Wednesday, June 04, 2014

Book Review (#52 of 2014) The Trials and Triumps of Thomas E. Hermiz

This little book (free PDF) was suggested by a friend in Turkey who recently visited an area described by the book's early chapters. Hermiz was raised in a Protestant Christian home in Mardin, Turkey. His Jacobite ancestors had emigrated from Mosul, Iraq to Midyat, Turkey, in the Southeastern part of the territory (then all under Ottoman rule). Midyat was predominantly made up of various Christian sects at the time. Protestant missionaries entered the area around 1880 and his grandfather became an evangelical Protestant. I like this quote:

"It became a passion with him to win others to Christ and to the Christian faith. He operated several stores, and each time he opened a store he would take time to speak to his employees about the way of salvation. His businesses became avenues by which he won converts to Christ. He became a thorough Bible student and used his Bible knowledge as a means of converting others."

His grandfather and Midyat survived several persecutions, including an 1895 uprising probably related to the Hamidian Massacres that targeted Armenians but also included Jesuits and Protestants (estimates of the dead across Ottoman territories number up to 500,000). Hermiz's father engaged in more violent activities against Muslims and was soon warned to flee the country. He emigrated to America while Thomas was an infant and enlisted in World War I in order to fight the Ottomans.

In 1915, the greater persecution of Armenians and other minority Christian sects broke out in Turkey and Thomas' mother and several relatives were martyred. He was eventually adopted and raised well by an Arab Muslim family, but when his father received word he had survived the massacres he worked with the Red Cross to get him smuggled out of Turkey and brought to America.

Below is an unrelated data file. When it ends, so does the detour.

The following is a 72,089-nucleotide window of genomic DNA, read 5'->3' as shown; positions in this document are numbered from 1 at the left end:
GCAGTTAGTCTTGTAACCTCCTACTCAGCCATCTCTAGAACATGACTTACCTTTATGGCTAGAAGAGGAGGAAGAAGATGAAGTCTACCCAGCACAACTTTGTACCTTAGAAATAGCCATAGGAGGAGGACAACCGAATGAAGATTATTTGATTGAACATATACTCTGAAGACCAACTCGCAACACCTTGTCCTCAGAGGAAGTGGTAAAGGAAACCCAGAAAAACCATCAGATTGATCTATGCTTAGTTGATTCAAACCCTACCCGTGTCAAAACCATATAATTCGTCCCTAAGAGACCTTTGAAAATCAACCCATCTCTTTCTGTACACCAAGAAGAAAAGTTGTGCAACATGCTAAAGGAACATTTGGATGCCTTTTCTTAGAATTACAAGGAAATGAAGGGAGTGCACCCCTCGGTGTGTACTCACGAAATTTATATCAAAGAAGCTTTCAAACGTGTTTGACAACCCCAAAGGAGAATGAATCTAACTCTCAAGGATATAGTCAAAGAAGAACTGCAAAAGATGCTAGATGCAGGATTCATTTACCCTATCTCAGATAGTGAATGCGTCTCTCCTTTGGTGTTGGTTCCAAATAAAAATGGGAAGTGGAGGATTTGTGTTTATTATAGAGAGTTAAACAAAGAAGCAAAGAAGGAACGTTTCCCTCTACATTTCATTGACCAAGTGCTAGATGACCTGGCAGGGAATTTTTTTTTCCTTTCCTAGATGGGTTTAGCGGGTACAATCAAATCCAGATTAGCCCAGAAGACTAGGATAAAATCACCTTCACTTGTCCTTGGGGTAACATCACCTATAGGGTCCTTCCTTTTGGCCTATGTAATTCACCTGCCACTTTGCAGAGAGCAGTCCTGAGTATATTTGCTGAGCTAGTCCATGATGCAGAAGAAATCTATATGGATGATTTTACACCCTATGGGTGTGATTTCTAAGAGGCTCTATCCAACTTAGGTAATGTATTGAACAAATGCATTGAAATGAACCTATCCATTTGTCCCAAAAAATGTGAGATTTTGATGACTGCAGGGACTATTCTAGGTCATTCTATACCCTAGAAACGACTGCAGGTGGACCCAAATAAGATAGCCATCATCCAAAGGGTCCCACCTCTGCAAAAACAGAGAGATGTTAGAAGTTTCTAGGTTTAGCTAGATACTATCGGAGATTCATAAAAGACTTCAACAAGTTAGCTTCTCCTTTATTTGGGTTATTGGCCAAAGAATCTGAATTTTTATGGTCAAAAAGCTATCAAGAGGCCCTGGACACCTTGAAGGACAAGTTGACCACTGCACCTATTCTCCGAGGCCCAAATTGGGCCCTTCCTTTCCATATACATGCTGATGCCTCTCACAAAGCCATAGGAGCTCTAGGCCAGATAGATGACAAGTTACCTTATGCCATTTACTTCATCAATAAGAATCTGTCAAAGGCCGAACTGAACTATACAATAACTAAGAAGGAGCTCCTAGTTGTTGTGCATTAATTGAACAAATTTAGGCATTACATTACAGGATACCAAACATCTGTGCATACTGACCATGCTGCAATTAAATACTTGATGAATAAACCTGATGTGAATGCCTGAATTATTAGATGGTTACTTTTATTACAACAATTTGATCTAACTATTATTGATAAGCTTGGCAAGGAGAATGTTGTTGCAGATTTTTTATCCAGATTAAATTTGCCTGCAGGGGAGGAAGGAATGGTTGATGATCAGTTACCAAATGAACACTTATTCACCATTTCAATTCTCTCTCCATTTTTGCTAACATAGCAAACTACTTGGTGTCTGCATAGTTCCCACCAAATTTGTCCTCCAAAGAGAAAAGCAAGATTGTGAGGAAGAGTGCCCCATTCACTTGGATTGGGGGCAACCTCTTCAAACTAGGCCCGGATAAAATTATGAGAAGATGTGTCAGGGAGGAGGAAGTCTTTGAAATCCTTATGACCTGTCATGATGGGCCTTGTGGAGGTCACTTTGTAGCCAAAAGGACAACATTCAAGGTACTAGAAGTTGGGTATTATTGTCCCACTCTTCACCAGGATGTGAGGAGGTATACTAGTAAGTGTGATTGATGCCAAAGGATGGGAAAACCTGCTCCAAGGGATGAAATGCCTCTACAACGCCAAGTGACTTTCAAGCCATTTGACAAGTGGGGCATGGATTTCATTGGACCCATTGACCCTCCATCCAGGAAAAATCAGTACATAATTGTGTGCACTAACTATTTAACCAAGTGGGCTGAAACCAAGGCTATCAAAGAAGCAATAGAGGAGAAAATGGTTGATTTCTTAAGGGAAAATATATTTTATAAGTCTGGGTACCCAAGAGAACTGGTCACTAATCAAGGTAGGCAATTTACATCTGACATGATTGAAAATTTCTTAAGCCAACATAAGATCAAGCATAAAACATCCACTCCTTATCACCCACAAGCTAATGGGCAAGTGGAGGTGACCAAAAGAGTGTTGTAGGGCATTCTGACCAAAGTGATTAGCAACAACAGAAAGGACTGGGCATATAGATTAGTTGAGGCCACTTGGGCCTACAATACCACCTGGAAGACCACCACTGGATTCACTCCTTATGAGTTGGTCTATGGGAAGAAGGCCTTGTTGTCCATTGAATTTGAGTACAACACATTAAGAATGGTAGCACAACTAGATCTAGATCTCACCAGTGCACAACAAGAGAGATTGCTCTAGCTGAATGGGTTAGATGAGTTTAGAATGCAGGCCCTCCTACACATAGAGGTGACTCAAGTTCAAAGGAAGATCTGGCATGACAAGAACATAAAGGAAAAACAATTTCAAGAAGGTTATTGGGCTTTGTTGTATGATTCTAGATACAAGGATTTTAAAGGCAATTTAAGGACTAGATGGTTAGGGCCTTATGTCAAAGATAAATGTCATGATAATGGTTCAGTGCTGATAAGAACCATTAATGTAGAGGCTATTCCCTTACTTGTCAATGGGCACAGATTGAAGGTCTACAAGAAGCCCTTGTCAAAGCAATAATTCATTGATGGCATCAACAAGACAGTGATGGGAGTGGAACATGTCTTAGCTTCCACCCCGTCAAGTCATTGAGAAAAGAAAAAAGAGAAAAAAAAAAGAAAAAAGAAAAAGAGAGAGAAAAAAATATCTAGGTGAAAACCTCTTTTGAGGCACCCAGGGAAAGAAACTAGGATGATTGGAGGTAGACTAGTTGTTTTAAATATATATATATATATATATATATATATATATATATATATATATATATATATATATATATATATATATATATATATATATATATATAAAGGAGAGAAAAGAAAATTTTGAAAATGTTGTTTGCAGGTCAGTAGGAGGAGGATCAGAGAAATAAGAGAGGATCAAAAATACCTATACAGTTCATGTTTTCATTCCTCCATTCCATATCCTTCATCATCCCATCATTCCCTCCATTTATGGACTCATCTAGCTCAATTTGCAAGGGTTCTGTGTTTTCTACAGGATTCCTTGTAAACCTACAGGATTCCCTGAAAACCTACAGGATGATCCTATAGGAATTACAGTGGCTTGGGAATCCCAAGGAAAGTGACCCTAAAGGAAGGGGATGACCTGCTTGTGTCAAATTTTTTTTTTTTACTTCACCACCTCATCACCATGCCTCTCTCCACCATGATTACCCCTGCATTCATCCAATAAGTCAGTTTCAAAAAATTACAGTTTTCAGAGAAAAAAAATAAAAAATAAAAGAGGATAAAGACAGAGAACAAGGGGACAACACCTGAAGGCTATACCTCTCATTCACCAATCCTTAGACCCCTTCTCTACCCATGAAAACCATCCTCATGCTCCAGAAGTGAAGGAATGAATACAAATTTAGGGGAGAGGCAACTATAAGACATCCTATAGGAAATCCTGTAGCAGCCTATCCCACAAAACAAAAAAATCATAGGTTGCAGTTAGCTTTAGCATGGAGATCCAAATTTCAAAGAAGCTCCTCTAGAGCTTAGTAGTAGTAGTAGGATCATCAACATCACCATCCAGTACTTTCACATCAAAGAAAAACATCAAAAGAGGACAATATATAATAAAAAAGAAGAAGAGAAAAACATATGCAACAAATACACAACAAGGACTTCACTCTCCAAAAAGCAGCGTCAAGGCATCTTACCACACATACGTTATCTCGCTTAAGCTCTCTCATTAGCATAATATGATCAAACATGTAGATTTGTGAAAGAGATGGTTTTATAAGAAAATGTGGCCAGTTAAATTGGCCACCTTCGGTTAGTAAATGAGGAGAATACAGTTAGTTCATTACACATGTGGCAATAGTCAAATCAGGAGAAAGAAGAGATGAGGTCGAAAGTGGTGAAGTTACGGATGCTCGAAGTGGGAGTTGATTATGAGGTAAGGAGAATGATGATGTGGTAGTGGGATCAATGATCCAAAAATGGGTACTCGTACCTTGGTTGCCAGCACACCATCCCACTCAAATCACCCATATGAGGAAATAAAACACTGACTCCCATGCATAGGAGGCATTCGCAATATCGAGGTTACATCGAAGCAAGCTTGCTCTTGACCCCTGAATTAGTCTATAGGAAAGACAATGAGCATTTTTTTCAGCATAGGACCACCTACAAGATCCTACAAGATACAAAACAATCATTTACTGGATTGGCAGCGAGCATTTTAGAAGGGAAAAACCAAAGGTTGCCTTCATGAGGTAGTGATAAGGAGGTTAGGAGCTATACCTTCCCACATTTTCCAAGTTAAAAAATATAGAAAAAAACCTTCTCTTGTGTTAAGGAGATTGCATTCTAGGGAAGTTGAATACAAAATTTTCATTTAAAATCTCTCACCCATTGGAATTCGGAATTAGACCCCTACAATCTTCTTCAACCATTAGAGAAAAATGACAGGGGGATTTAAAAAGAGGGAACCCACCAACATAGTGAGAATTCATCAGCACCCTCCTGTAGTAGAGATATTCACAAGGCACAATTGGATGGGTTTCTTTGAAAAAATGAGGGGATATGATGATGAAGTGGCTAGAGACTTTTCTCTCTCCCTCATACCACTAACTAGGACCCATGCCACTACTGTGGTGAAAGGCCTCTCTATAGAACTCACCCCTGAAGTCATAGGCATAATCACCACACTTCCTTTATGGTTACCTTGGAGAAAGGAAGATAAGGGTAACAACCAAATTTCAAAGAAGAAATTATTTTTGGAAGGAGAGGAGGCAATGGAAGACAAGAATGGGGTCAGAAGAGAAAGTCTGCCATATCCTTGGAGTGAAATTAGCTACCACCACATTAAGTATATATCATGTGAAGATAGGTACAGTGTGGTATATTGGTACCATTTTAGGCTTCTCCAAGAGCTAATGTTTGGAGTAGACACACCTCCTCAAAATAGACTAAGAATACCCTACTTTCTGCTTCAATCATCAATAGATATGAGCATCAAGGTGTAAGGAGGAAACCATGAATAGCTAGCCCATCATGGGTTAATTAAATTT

In America, Hermiz spends time in a Christian boarding school in New England and eventually comes to faith in Christ as an adult. Soon thereafter, he enters Bible college and becomes a pastor in the Churches of Christ in Christian Union, primarily in Ohio. Hermiz later takes a trip to the Middle East and visits relatives in Syria and Lebanon but is unable to enter the predominantly Kurdish area of Turkey where his estranged sister reportedly lives.

The book closes with a copy of a sermon by Hermiz's son delivered after the sudden loss of his 22 year old daughter to meningitis; a very good sermon.

I give this book 3 stars out of 5. It's a good third-hand account of what happened in southern Turkey in 1895, of which few first-hand records remain, and a good first-hand account of the massacres of 1915. The martyrdom of Christians there and the choices they had to make-- to fight or not, to compromise or not -- was pretty challenging and very worth reading.

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